Gabel and Abletones at Mechanics Hall  
Thursday, October 28, 2010

Word is Dan Gabel and his Abletones orchestra are on facebook, and the story is their scheduled performance Nov. 10 at Mechanics Hall in Worcester.

They’ll open this season’s noon hour Brown Bag Concert series at the city venue, featuring the Big Band sound developed by leader Gabel, a Webster native with a wonderful grandmother.

Margaret A. Heide may be computer literate, but she took time on a recent evening to plant the Mechnics Hall report in this corner, proving she is proud of her grandson, and her public relations priorities are in order.

The last we heard about trombonist Gabel, the son of Brenda and Stephen Gabel of Normandy Avenue, Webster, he was on a world tour with the Glenn Miller Orchestra. The Abletones feature 16 performers and promise “the difference an authentic Big Band can make at your next event.”

By the way, I get more segment tips from grandmothers than from any website. I don’t know what this means, but there’s something special about grandmothers!

Perryville, the village that links Schofield Avenue (Route 12) in Dudley to School Street in Webster, has been in detour mode for several years.

The vehicular ban, instituted because the state is installing a new bridge over the French River — the town line — persists.

The project actually involves three bridges, says John Maisto, who lives on the Webster side of the village.

“They’ve got two new bridges already, but they don’t go anywhere,” Mr. Maisto said on a recent morning. “You can drive down but have to turn around.”

The new bridges are over abandoned sluice ways in Upper and Lower Perryville Roads that flow into the French River. The streets once formed a double access to Schofield Avenue, but the lower span replaced a bridge that was condemned decades ago, and exits to a deteriorating and long-abandoned lane blocked from its far end to Schofield.

Unfortunately, the main bridge over the French River, and the knot to everything else, is still in the works. Mr. Maisto promises progress reports!

Donald P. Barry, a lifelong Webster resident and a retired personnel manager, had a coffee in hand when we happened into a town doughnut stop on a recent morning.

His “Red Tail” cap caught my attention. It’s a theme for the Tuskegee Airmen, he reported. “They want to have a museum.” The World War II group, with 450 black Americans, flew 1,500 missions against Axis powers in Europe and North Africa, and is generally credited with integrating the armed forces.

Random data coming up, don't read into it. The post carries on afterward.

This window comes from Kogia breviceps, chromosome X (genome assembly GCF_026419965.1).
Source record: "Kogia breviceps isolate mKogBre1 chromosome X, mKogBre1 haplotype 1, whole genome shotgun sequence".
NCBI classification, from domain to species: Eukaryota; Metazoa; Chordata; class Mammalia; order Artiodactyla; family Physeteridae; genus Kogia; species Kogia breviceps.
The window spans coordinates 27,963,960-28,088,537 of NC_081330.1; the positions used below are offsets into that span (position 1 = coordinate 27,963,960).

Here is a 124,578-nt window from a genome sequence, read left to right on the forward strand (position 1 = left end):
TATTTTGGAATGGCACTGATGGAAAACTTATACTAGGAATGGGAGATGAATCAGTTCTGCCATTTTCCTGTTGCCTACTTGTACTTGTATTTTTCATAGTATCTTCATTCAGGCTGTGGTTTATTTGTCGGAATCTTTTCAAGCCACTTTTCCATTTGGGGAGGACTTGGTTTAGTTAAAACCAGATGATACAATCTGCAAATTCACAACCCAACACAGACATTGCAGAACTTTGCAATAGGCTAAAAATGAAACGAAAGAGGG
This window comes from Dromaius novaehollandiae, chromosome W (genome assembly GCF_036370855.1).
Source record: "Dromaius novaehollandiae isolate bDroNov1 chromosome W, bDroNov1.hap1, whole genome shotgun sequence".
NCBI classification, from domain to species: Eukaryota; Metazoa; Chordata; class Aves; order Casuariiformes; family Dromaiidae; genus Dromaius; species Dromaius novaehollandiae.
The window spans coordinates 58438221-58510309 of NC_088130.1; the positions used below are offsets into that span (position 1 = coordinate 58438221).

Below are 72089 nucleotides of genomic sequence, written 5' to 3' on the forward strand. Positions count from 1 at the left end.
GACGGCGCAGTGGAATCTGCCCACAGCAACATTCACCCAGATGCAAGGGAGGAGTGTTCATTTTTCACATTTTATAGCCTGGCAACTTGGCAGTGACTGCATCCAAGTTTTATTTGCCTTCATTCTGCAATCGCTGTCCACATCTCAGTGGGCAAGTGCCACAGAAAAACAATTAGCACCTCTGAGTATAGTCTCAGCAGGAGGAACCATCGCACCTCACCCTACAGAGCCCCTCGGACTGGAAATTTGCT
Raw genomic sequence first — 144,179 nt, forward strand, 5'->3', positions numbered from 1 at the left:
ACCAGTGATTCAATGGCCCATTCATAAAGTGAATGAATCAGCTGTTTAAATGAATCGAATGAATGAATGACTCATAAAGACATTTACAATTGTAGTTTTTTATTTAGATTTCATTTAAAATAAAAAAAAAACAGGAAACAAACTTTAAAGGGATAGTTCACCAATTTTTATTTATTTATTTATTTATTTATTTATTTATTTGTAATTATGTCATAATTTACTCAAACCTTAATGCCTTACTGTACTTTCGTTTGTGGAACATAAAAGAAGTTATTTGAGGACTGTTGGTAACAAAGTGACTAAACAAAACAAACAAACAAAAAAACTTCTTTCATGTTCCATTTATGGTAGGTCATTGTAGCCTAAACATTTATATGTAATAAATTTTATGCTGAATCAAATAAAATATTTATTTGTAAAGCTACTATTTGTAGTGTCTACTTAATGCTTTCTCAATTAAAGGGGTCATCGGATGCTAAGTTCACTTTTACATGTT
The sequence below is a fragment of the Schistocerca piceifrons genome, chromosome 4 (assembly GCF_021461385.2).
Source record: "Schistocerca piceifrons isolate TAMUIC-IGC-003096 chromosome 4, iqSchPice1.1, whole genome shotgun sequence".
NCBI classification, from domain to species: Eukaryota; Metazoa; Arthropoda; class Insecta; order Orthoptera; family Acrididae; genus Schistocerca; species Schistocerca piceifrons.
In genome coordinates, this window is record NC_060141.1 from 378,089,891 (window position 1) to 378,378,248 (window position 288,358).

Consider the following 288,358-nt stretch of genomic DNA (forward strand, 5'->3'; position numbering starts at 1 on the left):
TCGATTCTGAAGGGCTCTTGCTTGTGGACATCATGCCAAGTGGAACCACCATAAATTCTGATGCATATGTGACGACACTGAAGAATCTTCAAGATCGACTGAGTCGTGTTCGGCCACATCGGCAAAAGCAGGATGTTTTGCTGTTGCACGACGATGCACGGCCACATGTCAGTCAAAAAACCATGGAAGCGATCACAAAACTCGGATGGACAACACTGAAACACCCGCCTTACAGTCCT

Mr. Barry seems proud of the cap he received in return for a gift to the museum fund. It’s the only one I’ve seen this year that starts with “Red” that doesn’t end with “Sox.”

“It’s the economy,” Webster Veterans Services Agent Donald A Baker Sr. said last Sunday, revealing that record numbers of unemployed veterans are turning to local veterans agencies for assistance.

“We’re doing the best we can,” declared Mr. Baker. Everyone isn’t without work, but “a married guy with a family can’t get by on minimum pay.”

Mr. Baker and his wife, Barbara, were dining at McDonald’s in Webster when we crossed paths. The venue might reflect his view of the economy.

Things could get tight around Webster’s voting precincts if general projections for Tuesday’s midterm elections carry here.

The town has gone from three to five voting precincts in the past 20 years or less, but election officers have merely squeezed lines across both ends to the Town Hall auditorium, still the only voting place in town.

Voters in one precinct end up pretty close to citizens in another precinct at times as it is. More people carrying marked ballots to scanning machines could add time to the voting process.

The possibility exists because every office on the ballot Nov. 2, save for that of District Attorney Joseph D. Early Jr., is being contested, and there seems to be quite a bit of anti-incumbent sentiment. Then, there are initiative petitions for tax rollbacks, and another for subsidized housing. Two others, including a ban on legislative travel allowances, are nonbinding.

Turnout will be about the elections, but large numbers exercising franchise could break the elastic holding Webster’s precincts in an auditorium built for 1928 standards.
-Courtesy Of
Telegram & Gazette

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